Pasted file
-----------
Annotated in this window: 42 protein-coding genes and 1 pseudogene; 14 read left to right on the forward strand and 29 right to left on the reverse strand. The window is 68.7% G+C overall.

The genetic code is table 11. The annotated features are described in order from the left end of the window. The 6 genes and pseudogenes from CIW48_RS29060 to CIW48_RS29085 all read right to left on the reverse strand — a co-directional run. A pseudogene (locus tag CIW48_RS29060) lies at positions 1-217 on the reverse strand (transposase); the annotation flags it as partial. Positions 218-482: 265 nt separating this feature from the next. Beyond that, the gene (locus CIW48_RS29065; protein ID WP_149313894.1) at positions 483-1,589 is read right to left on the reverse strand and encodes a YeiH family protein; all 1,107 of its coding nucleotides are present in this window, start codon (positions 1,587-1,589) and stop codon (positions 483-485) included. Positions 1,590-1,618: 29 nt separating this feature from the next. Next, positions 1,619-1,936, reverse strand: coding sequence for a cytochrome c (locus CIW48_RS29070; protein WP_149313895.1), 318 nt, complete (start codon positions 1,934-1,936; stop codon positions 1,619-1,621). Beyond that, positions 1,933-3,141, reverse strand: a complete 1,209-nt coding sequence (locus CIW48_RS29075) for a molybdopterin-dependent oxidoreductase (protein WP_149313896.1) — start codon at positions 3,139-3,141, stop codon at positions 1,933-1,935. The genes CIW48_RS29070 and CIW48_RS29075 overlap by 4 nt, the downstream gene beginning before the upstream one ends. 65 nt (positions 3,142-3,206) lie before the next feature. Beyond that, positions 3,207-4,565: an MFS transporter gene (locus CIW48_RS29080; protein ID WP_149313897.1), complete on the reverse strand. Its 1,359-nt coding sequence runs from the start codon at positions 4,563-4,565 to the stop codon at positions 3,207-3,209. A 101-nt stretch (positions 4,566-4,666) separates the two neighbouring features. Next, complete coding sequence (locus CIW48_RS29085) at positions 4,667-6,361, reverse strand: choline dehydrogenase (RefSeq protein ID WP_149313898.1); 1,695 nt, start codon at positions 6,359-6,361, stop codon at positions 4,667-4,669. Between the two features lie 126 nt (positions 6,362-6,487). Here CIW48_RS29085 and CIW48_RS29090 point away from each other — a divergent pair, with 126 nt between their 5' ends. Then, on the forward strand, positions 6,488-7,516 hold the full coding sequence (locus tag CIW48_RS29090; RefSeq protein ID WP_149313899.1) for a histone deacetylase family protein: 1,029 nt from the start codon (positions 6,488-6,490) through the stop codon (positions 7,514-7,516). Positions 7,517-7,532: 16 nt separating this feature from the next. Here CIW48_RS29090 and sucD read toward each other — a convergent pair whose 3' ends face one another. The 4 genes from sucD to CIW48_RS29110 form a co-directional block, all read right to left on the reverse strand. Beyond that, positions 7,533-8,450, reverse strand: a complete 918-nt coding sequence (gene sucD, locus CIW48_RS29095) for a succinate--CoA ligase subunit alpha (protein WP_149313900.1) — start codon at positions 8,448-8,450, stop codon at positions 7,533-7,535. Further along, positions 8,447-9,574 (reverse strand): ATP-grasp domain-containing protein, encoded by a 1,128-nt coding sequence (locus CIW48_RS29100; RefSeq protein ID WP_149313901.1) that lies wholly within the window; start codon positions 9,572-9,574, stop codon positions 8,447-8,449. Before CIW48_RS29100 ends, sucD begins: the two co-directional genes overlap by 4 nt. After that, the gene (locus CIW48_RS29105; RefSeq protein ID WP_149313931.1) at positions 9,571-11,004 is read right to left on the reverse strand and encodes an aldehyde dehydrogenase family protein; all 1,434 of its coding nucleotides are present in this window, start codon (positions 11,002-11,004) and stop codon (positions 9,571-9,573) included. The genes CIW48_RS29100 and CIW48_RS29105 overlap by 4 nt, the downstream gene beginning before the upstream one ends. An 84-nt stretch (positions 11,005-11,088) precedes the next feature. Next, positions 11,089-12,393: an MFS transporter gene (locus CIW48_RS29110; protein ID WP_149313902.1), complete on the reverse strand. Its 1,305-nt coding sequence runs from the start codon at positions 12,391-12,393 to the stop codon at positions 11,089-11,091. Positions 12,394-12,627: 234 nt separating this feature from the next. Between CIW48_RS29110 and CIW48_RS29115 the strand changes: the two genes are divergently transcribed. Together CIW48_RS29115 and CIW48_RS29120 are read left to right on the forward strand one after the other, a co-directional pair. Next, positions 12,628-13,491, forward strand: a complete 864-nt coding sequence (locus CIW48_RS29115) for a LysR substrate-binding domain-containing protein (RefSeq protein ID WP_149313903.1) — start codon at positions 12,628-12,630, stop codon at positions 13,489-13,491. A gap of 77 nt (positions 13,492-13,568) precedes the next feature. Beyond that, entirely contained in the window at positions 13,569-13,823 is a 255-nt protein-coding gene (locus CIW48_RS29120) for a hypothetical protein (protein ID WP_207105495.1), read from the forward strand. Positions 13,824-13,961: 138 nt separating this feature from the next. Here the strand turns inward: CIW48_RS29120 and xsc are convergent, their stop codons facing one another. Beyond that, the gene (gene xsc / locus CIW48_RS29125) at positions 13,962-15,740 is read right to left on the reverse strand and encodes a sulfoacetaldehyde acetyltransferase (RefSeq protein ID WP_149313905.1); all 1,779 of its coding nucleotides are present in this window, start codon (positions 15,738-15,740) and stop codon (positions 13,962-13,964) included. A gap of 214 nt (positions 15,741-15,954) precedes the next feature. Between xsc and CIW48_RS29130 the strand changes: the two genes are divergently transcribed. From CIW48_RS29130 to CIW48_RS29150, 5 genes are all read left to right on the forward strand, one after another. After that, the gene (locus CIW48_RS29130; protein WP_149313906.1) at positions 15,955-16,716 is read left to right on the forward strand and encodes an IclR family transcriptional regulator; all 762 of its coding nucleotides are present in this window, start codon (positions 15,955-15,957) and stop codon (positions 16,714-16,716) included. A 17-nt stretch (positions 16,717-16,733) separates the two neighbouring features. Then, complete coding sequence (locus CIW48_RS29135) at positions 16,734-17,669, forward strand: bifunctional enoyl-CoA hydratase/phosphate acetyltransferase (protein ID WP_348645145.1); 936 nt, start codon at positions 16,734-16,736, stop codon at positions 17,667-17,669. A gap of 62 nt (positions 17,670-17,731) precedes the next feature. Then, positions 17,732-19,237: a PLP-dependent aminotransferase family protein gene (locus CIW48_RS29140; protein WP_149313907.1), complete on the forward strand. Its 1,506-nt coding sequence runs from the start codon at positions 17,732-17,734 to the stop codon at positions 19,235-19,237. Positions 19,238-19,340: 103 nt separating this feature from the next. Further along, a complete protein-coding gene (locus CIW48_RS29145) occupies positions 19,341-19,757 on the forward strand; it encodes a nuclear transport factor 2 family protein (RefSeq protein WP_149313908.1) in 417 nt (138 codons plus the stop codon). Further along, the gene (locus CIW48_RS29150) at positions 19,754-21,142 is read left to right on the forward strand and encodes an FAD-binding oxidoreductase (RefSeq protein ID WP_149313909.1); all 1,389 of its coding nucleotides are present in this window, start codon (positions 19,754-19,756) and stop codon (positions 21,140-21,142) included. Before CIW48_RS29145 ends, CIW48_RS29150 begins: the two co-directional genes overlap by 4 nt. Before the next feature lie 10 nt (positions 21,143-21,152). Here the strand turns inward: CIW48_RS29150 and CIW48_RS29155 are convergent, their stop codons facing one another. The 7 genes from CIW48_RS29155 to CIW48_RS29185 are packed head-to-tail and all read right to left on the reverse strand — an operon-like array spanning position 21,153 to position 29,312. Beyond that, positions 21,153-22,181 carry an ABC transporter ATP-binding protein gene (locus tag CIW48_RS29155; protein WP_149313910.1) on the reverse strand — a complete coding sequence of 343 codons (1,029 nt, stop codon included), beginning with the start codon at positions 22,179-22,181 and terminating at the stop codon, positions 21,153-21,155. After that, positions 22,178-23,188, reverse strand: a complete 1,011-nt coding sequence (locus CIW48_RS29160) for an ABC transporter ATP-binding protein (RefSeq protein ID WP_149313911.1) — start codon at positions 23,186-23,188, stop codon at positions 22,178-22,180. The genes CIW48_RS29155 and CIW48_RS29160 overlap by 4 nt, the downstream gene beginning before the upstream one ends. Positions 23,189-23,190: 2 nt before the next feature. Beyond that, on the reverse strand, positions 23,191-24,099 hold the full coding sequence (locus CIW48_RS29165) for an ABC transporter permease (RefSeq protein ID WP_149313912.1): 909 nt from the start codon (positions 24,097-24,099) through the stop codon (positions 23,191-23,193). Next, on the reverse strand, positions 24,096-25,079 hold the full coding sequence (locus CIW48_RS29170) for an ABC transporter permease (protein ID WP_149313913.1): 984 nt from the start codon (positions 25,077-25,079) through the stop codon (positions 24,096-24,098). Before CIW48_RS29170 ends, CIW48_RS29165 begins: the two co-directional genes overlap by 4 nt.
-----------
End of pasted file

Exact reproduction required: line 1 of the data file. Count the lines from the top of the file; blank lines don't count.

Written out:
Annotated in this window: 42 protein-coding genes and 1 pseudogene; 14 read left to right on the forward strand and 29 right to left on the reverse strand. The window is 68.7% G+C overall.